CBI reacts to the budget

CBI Director-General Digby Jones today (Wednesday) said: "The Chancellor has at last started to restore his business friendly credentials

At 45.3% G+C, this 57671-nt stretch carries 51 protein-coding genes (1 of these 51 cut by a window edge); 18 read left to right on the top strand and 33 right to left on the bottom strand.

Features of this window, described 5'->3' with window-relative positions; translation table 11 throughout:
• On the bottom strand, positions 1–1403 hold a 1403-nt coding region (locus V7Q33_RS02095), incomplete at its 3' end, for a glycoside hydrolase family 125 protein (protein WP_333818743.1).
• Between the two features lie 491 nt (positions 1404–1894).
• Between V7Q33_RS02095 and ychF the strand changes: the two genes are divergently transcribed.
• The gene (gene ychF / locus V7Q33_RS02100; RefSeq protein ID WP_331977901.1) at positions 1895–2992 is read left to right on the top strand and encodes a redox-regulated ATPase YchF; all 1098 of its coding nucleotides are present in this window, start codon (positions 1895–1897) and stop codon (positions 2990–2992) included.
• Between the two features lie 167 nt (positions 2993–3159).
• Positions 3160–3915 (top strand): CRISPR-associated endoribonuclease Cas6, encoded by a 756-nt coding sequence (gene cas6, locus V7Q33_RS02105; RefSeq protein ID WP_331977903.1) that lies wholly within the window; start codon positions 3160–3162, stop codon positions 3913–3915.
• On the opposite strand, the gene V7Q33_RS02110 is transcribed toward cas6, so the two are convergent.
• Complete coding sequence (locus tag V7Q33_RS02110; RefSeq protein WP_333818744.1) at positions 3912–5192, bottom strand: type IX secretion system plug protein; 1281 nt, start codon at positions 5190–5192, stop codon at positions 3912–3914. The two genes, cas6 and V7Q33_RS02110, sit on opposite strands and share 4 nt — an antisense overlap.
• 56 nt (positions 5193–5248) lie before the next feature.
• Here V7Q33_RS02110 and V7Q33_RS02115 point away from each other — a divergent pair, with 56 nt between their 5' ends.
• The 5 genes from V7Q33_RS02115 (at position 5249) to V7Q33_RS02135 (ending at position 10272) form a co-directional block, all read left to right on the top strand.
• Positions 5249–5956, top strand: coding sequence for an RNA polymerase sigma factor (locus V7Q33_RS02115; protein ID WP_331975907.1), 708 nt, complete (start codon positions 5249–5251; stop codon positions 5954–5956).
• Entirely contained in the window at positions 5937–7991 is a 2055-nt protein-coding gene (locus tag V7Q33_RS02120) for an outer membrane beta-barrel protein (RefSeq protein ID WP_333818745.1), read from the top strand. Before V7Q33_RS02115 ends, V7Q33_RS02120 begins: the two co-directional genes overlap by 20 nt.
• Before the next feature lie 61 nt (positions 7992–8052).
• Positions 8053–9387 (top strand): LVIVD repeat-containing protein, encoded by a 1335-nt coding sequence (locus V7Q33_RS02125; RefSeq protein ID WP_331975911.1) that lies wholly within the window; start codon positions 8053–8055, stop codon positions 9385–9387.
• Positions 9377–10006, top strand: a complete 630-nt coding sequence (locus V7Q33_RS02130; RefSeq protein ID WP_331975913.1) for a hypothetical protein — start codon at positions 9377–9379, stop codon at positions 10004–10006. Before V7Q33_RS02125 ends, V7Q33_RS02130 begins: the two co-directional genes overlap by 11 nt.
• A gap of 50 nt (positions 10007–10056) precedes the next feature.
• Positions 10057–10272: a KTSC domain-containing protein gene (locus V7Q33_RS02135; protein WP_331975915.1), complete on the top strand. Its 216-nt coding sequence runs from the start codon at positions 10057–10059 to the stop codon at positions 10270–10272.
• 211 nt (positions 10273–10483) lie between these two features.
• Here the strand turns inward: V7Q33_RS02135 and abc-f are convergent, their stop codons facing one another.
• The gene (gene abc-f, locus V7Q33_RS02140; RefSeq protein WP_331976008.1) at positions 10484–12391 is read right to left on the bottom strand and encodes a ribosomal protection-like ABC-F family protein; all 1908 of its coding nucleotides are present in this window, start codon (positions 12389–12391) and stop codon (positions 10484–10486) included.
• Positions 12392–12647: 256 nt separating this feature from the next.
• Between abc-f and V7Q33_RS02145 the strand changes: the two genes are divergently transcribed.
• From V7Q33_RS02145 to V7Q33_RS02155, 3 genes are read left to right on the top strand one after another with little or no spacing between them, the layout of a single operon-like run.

"In a difficult business climate and with little room for manoeuvre, he has turned to more creative ways for improving the overall performance of the economy, especially productivity and investment. "His economic forecasts are more in tune with reality and he has resisted the temptation to slap more taxes on business, which would have delivered a serious blow to confidence. The fly in the ointment is the threatened increase in stamp duty on leasehold commercial property, which could be devastating for some high-street businesses." Measures the CBI welcomes: On the R&D tax credit, he said: "Firms will applaud this continuing drive to invest in innovation, which recognises the need to build for the future, despite short-term economic uncertainties." On measures for small firms, he said: "This is a further step on the road to a real enterprise culture. We are particularly pleased by extended eligibility for enhanced capital allowances and the reformed small firms loan guarantee scheme." On moves to cut red tape, he said: "This is a positive move in the right direction and the CBI looks forward to being involved in discussions on construction, transport and environmental services. But as always business will be looking for results, not just talk." On public sector pay, he said: "It is a huge step forward to allow regional public sector pay awards to reflect differing regional circumstances and inflation rates. The Chancellor has demonstrated his commitment to drive through this much-needed public sector reform, but flexibility is easier to talk about than achieve. On enterprise areas, he said: "The combination of fast-track planning approval and the prospect of enhanced capital allowances could have a big impact on future development in deprived areas." On the Climate Change Levy, he said "Firms will be relieved to see no increase in the Climate Change Levy, which ranks highly on the list of damaging business taxes." CBI concerns: On stamp duty on commercial property, he said: "Although there will be an extensive consultation period, it is clear that these proposals will seriously increase the cost of leased business properties for many companies. "On a typical high-street business lease the stamp duty cost would more than double under the Chancellor's new proposals. Property leasing is not necessarily a tax avoidance measure, something the Treasury fails to recognise. For many sectors, in particular retailing and catering, it is integral to the way they do business." On the training pilots, he said: "The pilots have not shown that a right to paid time off is always the answer. Such schemes are best tailored to the needs of individual firms. The worry is that the Chancellor has already decided to introduce a statutory right regardless of what employers need, and one size will certainly not fit all in this important area." MF